Practices: Object Oriented Development Jan
Practices: Object Oriented Development Jan
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I’m starting off this series talking about Object Oriented Programming. It’s amazing how many people write C# or VB (.NET) with long, procedural methods with really no understanding of the true fundamentals of OO design.
I know, I know – it’s not you, and know what? I’m not talking about you.. but check out the code from the person next to you. See what I mean?
Just because you’re writing in an OO language, doesn’t mean that you’re writing OO code, or taking advantage of the Object Oriented benefits. An Object Oriented language is more than classes with methods, properties and events (even VB 6 had that!).
Learn the Fundamentals.
Get to know Interfaces, abstract classes, structs. I’m not picking on the thousands and thousands of extremely talented .NET developers that came from VB6 (I’m one of them), but I am acknowledging the fact the there are OO tools and strategies at your disposal now that never were before. Dig in to the delegates and the various eventing models, chained constructors, virtual and overridden methods. Go beyond if statements, while loops and language syntax similarities and embrace your new polymorphic self.
Perhaps, you’ve been a very successful developer for a very long time, I’m not saying that you have to change how you write all of your code. I am however, suggesting that you should realize that you have more tools in your toolbox than you might be aware of, and that if you learn how to use those tools, you will be more successful using the right tool for the right job.
Go beyond the fundamentals. A friend of mine teaches Object Oriented Analysis and Design for SMU, he once told me that if you have to use an if statement in your code then you’re not doing OO – it’s now procedural. I think he meant his statement in jest, (Although, he actually doesn’t allow his students to use if statements past the third section in his course) but the point was well taken. Beyond language semantics lie’s a whole world of patterns, approaches, and ways of doing OO that can make your life much, much simpler.
Pragmatic – Make new friends, but keep the old ones..
I’m not that much of an OO purist. I actually do feel that sometimes a well laid our “procedural” method can be easier to read, and communicate the intent of the code, but it’s a balancing act. Every time you write an if/switch statement you fork the flow of your code and increase it’s complexity, reducing your ability to maintain and test it. An OO purest might create a polymorphic object at this point and hop over to it instead of writing that if statement. I’m not saying that one way is better than the other. Like I said, writing readable/maintainable/testable code is a balancing act.
Beware of being “too” OO. It’s easy to get too pure on your OO. I’ve worked on systems where I had to fight through 7 to 8 levels of inheritance debugging and fighting all the way to figure out what in the world the system was doing. I’ve seen developers take 30 lines of procedural code and convert them in to 60 or 70 unique classes spread out over 6 projects. You can have too much of a good thing!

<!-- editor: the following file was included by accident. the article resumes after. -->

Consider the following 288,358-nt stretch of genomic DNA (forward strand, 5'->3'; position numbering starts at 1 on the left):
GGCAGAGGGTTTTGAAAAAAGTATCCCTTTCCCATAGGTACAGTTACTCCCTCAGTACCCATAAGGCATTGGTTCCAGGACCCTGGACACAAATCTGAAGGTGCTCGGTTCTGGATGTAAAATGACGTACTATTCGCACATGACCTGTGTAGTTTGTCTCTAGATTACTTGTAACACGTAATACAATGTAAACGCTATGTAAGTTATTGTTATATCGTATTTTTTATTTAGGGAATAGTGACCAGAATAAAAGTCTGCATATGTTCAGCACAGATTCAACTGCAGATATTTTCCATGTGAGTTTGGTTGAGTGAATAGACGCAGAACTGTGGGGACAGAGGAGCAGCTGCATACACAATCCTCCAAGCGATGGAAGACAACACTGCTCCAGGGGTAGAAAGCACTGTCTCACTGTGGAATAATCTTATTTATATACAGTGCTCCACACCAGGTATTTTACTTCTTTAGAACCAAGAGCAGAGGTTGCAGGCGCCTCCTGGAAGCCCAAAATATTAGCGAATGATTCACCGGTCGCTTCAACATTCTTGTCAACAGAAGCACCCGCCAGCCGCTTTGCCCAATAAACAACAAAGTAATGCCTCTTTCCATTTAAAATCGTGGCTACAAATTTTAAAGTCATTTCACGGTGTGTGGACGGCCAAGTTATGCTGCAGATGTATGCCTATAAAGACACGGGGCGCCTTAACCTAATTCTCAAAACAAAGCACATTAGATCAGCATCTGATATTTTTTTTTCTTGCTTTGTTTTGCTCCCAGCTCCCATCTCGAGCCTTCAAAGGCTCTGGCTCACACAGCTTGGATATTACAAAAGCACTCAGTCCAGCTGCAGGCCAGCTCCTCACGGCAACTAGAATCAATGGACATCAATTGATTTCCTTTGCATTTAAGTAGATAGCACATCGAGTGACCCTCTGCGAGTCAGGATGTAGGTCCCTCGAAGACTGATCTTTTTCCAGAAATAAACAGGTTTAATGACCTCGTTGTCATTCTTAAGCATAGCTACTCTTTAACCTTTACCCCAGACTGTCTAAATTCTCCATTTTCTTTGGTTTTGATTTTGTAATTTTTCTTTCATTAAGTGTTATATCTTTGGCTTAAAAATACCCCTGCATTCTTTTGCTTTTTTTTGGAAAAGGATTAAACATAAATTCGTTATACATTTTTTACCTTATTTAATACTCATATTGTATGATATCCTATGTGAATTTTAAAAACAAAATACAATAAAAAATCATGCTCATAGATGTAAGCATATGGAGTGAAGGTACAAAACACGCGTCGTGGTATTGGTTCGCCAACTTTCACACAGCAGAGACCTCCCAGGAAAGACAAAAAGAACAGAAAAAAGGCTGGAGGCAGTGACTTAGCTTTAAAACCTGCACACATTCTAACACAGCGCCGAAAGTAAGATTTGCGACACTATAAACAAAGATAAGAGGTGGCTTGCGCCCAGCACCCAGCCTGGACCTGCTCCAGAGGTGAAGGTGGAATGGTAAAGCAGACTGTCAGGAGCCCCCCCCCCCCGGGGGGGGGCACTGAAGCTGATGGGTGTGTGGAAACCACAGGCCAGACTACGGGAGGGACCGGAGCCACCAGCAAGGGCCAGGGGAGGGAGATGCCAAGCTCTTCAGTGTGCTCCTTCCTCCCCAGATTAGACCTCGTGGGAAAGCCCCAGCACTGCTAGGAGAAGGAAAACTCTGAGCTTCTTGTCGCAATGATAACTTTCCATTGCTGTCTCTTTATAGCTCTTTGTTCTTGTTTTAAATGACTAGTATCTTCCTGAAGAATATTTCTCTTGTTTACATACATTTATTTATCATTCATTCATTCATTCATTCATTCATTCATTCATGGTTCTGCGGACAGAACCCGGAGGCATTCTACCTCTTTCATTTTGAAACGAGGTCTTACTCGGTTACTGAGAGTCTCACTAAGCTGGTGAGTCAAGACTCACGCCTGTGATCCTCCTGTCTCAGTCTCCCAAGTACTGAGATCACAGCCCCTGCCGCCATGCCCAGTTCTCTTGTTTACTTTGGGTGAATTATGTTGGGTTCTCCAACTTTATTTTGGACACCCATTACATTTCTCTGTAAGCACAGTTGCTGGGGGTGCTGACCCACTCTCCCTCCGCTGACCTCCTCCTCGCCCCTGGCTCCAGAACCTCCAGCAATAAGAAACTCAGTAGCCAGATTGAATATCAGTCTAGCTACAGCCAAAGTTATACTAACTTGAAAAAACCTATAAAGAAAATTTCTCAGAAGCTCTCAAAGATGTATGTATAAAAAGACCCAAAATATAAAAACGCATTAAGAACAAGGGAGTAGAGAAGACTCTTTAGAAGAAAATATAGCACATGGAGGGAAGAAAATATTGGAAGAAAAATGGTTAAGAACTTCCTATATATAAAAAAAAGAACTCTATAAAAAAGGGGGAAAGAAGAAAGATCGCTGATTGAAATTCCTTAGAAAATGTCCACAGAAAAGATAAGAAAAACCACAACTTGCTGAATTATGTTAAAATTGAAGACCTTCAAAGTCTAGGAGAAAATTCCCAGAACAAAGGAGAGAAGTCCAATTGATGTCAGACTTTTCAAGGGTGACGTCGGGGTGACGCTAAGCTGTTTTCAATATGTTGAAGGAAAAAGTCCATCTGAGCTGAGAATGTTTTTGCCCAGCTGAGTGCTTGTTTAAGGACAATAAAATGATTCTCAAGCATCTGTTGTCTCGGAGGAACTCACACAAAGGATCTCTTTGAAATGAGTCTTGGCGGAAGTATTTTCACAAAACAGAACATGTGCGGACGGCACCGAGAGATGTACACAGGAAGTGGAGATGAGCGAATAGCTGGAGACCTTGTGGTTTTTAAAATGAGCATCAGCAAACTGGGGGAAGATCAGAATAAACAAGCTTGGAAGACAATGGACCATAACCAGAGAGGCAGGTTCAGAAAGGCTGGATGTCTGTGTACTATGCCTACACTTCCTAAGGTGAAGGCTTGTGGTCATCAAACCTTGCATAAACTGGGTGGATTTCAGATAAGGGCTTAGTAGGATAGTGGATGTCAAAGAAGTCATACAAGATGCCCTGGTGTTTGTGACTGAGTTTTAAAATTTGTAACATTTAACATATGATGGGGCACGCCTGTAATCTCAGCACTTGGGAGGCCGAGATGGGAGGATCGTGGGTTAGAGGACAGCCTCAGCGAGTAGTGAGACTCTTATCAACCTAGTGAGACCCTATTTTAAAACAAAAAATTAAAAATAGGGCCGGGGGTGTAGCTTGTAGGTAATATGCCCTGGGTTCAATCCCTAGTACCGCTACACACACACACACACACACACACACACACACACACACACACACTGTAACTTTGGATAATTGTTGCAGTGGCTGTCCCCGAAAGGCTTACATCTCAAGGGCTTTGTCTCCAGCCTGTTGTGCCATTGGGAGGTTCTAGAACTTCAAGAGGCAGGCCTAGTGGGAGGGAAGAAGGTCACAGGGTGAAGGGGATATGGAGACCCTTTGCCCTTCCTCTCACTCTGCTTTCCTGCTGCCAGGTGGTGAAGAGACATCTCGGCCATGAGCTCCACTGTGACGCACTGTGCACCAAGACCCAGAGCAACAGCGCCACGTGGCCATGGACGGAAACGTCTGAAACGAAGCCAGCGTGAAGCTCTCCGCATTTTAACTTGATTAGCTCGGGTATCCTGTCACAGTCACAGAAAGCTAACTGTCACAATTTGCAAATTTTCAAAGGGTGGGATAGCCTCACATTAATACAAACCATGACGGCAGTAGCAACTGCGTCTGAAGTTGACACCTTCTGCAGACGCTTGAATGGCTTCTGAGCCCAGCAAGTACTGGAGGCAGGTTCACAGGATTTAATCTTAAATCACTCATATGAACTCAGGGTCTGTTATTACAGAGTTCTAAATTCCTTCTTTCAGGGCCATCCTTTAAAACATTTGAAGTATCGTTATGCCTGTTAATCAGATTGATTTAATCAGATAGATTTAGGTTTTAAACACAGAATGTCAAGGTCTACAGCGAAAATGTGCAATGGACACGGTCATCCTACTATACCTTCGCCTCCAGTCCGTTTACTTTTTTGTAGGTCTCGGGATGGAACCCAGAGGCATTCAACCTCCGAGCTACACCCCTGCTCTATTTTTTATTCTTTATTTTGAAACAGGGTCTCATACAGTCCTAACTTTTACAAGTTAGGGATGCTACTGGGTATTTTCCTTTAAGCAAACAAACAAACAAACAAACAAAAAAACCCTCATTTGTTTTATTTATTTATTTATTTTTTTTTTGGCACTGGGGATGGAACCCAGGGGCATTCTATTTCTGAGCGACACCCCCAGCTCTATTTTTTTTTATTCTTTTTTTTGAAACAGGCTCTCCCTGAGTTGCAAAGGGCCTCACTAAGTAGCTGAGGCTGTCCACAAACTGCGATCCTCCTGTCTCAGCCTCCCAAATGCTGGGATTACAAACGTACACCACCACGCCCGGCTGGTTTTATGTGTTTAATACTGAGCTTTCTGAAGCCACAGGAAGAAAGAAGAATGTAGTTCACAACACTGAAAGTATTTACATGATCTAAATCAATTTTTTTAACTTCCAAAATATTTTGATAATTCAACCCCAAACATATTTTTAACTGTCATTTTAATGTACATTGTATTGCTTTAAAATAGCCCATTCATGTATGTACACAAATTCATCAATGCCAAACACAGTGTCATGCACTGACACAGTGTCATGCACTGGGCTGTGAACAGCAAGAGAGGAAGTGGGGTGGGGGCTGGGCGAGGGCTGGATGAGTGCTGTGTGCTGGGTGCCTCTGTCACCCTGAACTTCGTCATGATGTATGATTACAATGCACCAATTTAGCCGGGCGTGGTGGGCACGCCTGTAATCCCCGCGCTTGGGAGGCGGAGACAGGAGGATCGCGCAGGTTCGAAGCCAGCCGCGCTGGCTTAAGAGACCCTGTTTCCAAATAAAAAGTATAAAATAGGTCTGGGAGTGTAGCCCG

Is it OK to be “procedural” sometimes… can you be too OO?
The truth is, you want to use the right tool for the right job. The code on top is probably pretty readable and is fine… *right now* it won’t be too long and you’re going to want to start moving it closer to something like on the bottom. Why? With every scenario, and rule that gets applied to shipping orders, this code becomes less readable and harder to test. It won’t be long until you’re going to want to start validating (unit testing) your various order processes independent of each other. You’re going to want to break apart the coordination of an order, determination (the factory) of an order, from how it is actually handled… as you do that, your code will start to become more SOLID… but we’ll save that for the next post.
Interview Question Alert
Some of the related questions that I often ask:
Q:What’s the difference between an Interface and an Abstract class? When would you use one over the other? What implications does that have?
A: Interfaces define the contract with zero implementation, Abstract classes can have some implementation, but for the most part don’t. You can inherit from one base class, but implement as many Interfaces as you’d like to. Abstract classes can be versioned (if you’re going to strongly name them) but Interfaces cannot be versioned. Bonus Answer: Whenever you create an abstract class, you should always have an Interface to go with it, then code your dependencies to the Interface, not the abstract class.
Q: “Polymorphic” is a big OO word that developers like to throw around. Give a practical example of when you’ve used polymorphic behaviors in your code.
A: Anytime you use an abstract factory you’re implementing polymorphic principals. So the “processor.Process()” method above would be an example of Polymorphism, so would most Interface based development.
I hope this post has inspired you at some level to keep honing your development skills. I know that it was heavier on the “why” and low on the “how” specifics… I think that’s part of the point. You’ve got to go tackle some of this yourself. So go on, get out there.
Published at DZone with permission of Caleb Jenkins , DZone MVB. See the original article here.
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